As promised, here are the preliminary results of my “Segregation and Integration at Wesleyan University” survey. There’s no confusing statistical analysis here, just straightforward graphs that give a sense of how students responded.
For people who did not take the survey, here’s a quick summary of what it was about:
There were two pages of questions, one page asking about how much segregation and integration each survey taker perceived there to be on campus, and another page asking about whether they would like to see more or less segregation on campus. The types of segregation/integration included in the survey were those based on gender, ethnic background, sexual orientation, international/non-international status, and religion. Each participant was asked to think about these bases of segregation/integration in the following four areas of campus life: housing, academics, extracurricular activities, and social life.
The results for gender and religion indicated that most students generally see the campus as integrated along those lines and that the majority of students see no need for change in those levels of segregation and integration. That’s why I’ll only include here the results for ethnic background, sexual orientation, and international/non-international status. There will be very little commentary accompanying these graphs, except to clarify certain things. What I’m really interested in is your reaction to these results and how they relate to your feelings about segregation and integration on campus more generally.
Each graph pair below shows perceived segregation/integration for ethnic background, sexual orientation, and international/non-international status, as well as what respondents indicated as ideal levels of segregation (i.e., more, less, or no change):
A few notes:
1) The total number of respondents who completed the survey was 160. My hope in putting this survey online and doing almost no outside advertising was to get a relatively representative sample of the larger undergraduate population. It is almost impossible to get a truly representative sample in any study, but I figure it’s important to highlight two possible sources of sampling bias. One possible source is the demographics of Wesleying’s readership (i.e., who had access to the survey) and another is self-selection of respondents (as with any online survey).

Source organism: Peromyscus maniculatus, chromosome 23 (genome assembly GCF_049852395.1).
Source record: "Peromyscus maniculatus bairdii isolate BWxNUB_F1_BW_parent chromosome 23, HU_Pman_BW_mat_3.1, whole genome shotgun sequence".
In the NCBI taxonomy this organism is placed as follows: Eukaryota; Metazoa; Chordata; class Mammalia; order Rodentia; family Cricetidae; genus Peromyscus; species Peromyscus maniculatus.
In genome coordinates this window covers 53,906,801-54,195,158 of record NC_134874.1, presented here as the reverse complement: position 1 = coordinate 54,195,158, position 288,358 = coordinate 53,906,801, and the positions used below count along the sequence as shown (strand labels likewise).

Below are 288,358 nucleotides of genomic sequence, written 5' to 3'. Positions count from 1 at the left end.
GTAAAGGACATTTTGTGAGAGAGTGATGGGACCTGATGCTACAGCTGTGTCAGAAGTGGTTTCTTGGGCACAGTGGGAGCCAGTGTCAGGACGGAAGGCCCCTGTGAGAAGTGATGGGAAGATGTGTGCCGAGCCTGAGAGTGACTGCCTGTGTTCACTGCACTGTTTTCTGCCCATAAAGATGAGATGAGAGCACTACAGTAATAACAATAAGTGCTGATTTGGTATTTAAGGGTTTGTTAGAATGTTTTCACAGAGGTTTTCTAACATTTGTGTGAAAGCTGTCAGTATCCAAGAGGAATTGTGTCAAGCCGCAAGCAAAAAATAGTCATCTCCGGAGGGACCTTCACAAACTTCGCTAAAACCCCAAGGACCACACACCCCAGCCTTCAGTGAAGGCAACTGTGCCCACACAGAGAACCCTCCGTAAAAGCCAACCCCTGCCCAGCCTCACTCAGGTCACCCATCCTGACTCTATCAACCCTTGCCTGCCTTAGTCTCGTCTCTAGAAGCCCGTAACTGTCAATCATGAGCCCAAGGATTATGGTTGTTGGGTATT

2) This survey had broad social categories that could be problematic for a few reasons. Many respondents indicated that they would have liked to have seen the categories broken into smaller ones. Some examples of how they would have liked the categories broken down are 1) male and female for sexual orientation and 2) different races/ethnicities for ethnic background. Some also mentioned “ablebodiedness”/”disabilities” as something to explore, which is also a really good suggestion.
3) Several respondents mentioned that they would have liked for socioeconomic status to be one of the factors looked at. Unfortunately, I can’t go back and include it, but I think that would be a great topic to discuss in the comments.
4) Many respondents indicated that they believed program housing to be a major contributor to segregation on campus. While I have never lived in a program house, it is my understanding that identity-based program housing can be an incredibly powerful form of social support for people who feel otherwise marginalized. In those instances, segregation would not be understood as “bad,” but as quite beneficial. However, I have no authority to speak about the experiences of program house residents. It would be great to actually hear from people who live or have lived in program housing.
Here are some things that came up in the open-ended portion of my survey that I think make great questions for discussion:
1) What do you think drives segregation?
2) Who self-segregates? Is it always minorities (racial/ethnic, religious, non-heterosexual, etc)?
3 Do you consider segregation a problem or something that needs to be reduced? Why or why not?
4) What role have you played in making our campus more or less segregated or integrated?